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  • Bryan W. Alaspa

Why the horror of "Jaws" still works on me (part one)

SPOILER ALERTS: Hey, I am gonna talk about both the movie and novel Jaws here. If, for some reason, you have not read or seen this classic horror tale, stop now...go watch or read or both! Seriously, what the hell is wrong with you???

People often ask me why I got into horror in the first place. What was it that first got me to like the darker side of things? Was it Halloween or Alien or Psycho? All of those things, of course, have had some influence on me, but the one that really got me going was a little novel and movie about a shark eating a bunch of people (and one dog) in a New England island town. It was a sensation when it came out in the mid-70s and I was obsessed with sharks.

I can still remember seeing the cover of the paperback edition which sat on our coffee table around the house before the movie came out. The sinister, many-toothed beast lurking beneath the waves and the innocent girl swimming blissfully unaware that she was about to be devoured just above it. I was fascinated. Yeah, I'll admit, I rooted for the shark.

Now, the movie came out in 1975 and I was born in 1971, so you can do the math here about how young I was when the movie hit theaters. I begged my parents to see it, but they were sane enough to realize that a four-year-old should probably not see a movie that starts with a girl taking off her clothes to go skinny dipping in the ocean who is then violently devoured by a shark.

Still, I asked about it. I read books about sharks. There were stories on TV about sharks and shark attacks and I devoured them. I was friends with older kids who were allowed to see the movie and had no compunctions about telling what happened in great detail.

I think I finally got to see the movie when my dad got his hands on a Betamax bootleg version of the movie for our VCR (yeah, I'm old. This was a thing back then) in about 1979. It was as horrible and terrifying and glorious as I thought it would be. I jumped and yelled and clapped and it was great. Then I read the novel and knew that if there was a way to make a living out of writing stories like this - I was gonna have to do that, too.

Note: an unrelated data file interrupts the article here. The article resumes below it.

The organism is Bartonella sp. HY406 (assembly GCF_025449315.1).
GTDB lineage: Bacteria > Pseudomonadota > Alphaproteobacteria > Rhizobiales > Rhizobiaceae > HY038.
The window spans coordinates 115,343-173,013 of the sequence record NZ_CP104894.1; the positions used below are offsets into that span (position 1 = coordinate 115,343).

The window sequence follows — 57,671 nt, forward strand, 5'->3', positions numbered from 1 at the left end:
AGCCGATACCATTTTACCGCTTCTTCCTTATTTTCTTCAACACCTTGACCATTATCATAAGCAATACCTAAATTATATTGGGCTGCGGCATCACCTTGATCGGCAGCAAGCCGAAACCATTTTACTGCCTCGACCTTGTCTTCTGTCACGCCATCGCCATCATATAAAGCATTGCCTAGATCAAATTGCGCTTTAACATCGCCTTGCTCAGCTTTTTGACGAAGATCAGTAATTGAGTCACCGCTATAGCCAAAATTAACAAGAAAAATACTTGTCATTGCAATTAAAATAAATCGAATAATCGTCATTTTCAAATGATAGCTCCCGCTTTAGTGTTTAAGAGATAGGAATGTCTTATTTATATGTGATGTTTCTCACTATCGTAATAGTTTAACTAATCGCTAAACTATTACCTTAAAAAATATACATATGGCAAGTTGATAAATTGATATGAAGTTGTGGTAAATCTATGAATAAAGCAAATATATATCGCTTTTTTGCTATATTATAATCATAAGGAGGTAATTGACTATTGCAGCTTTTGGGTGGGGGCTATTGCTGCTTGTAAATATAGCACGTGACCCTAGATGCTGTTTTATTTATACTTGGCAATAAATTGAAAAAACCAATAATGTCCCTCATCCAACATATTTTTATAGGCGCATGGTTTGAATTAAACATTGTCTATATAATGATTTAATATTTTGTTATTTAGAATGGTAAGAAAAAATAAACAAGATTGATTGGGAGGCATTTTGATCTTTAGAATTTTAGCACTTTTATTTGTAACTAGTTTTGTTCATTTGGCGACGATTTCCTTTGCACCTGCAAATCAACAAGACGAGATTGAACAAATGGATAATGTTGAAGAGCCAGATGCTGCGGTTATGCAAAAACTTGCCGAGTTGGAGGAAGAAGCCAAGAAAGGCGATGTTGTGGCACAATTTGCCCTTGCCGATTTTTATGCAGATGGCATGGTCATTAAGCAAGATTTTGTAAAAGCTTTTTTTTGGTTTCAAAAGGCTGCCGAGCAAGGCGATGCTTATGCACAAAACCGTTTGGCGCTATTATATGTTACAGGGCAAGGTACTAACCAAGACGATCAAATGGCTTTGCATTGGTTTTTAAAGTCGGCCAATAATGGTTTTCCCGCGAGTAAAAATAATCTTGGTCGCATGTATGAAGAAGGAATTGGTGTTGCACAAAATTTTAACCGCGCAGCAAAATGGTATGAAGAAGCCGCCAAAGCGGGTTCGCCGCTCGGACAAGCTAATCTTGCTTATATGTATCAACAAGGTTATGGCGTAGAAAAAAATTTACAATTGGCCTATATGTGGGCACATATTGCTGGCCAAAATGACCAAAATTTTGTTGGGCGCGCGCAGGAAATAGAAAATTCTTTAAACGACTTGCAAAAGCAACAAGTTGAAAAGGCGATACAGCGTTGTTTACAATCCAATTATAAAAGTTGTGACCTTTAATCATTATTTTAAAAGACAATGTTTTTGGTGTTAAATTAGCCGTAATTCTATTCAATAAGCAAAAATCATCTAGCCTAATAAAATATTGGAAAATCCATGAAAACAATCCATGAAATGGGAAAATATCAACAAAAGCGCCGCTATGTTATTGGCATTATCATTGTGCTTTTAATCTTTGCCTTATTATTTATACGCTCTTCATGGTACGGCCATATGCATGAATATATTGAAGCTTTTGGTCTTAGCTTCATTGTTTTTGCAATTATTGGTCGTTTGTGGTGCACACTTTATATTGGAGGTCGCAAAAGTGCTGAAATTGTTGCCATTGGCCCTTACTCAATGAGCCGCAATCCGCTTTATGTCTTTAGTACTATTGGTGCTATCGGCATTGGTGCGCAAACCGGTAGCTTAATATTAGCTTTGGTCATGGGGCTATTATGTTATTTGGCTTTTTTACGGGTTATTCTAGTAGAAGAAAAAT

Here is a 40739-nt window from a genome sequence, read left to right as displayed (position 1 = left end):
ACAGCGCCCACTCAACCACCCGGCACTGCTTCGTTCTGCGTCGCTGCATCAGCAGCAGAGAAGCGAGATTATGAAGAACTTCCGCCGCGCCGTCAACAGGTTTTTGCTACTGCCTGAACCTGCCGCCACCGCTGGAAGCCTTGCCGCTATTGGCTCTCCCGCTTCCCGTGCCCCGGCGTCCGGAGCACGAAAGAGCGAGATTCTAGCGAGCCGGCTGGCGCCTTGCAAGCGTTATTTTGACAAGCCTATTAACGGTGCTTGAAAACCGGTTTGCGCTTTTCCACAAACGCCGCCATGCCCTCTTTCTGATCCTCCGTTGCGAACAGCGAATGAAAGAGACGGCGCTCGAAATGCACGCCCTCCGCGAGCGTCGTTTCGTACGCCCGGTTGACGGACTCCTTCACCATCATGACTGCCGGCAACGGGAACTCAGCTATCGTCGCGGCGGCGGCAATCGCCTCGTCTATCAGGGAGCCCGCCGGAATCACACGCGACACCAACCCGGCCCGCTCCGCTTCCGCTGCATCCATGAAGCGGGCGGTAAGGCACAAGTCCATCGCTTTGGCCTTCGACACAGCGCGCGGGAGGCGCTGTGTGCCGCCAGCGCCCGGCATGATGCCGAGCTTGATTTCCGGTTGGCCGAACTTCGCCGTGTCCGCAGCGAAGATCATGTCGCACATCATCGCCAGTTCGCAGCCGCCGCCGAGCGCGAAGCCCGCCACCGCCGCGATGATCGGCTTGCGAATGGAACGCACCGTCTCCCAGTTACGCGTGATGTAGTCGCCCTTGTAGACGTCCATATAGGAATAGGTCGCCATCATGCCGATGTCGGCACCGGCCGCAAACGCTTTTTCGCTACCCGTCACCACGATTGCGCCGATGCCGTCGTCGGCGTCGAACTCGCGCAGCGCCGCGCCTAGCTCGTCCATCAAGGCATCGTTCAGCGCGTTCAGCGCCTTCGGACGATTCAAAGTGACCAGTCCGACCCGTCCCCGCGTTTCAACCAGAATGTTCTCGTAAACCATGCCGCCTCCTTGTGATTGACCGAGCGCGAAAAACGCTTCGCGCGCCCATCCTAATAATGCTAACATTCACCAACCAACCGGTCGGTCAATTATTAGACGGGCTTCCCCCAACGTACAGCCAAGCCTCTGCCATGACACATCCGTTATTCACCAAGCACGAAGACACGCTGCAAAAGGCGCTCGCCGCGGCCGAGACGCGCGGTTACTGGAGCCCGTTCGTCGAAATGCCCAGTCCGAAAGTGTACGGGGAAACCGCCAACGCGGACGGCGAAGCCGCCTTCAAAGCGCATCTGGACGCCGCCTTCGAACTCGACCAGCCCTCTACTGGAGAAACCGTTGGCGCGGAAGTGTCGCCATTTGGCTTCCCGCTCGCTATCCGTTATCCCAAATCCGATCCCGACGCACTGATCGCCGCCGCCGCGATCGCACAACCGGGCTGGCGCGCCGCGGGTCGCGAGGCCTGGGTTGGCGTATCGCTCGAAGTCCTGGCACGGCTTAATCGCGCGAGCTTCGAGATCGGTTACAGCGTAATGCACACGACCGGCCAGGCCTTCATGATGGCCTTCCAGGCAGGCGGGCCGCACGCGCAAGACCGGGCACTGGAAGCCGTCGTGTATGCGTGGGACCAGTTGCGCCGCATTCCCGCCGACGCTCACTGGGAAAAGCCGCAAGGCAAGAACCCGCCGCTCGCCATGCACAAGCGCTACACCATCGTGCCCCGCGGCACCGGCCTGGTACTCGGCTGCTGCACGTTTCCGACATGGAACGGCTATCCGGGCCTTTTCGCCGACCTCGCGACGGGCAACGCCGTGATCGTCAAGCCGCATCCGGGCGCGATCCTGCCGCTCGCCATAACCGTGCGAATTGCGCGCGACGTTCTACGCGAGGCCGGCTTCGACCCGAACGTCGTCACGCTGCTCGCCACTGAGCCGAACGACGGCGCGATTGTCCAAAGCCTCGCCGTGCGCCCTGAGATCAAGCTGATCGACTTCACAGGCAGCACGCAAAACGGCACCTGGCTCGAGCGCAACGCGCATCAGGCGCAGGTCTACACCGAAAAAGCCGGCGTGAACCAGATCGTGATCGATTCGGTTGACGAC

Now, I have seen the movie Jaws so many times I cannot even tell you how many. It is probably my number one favorite movie and we live in a world where people love to tear down the things other people love. So, these days, I hear a lot about how there are so many flaws in the film.

Author Peter Benchley based his novel on stories of a great white shark attacking people near New Jersey in the early 1900s. These days, it is thought maybe it was not just one shark and probably not a great white in all cases. We know a lot more about sharks now and the things presented as fact in the novel are now known not to be true. Sharks soon became the vicious villains of the sea and author Benchley spent much of his later career fighting for shark conservation and saying he regretted the things he put into that novel that made killing sharks something people seem willing to do without thinking about it.

Despite the fact that a great white shark would not likely behave the way it does in either the novel or the movie, I still love it. Both movie and novel still work for me. Of course, this many viewings later, I can also appreciate the flaws and the actual film making that went into the movie to make it as effective as it is.

I am going to spend a few blogs dissecting both the book and the movie. I will discuss what is in each and point out the differences between the two. I will be revealing plot spoilers, so if you have not read the book or seen the movie you should not read these. I will look at what made this movie work so well for me, and still works, even though I know better about a lot of what's presented.

I hope you'll be back next week for part two...

Animals attack in my latest novel - S.P.I.D.A.R. - available in Kindle, paperback and audiobook now.

The town of Whittier, Alaska, is at risk of total destruction because of tiny visitors from across the sound. Tiny visitors created by men to be the ultimate assassination tool. They invade. They control. They destroy.

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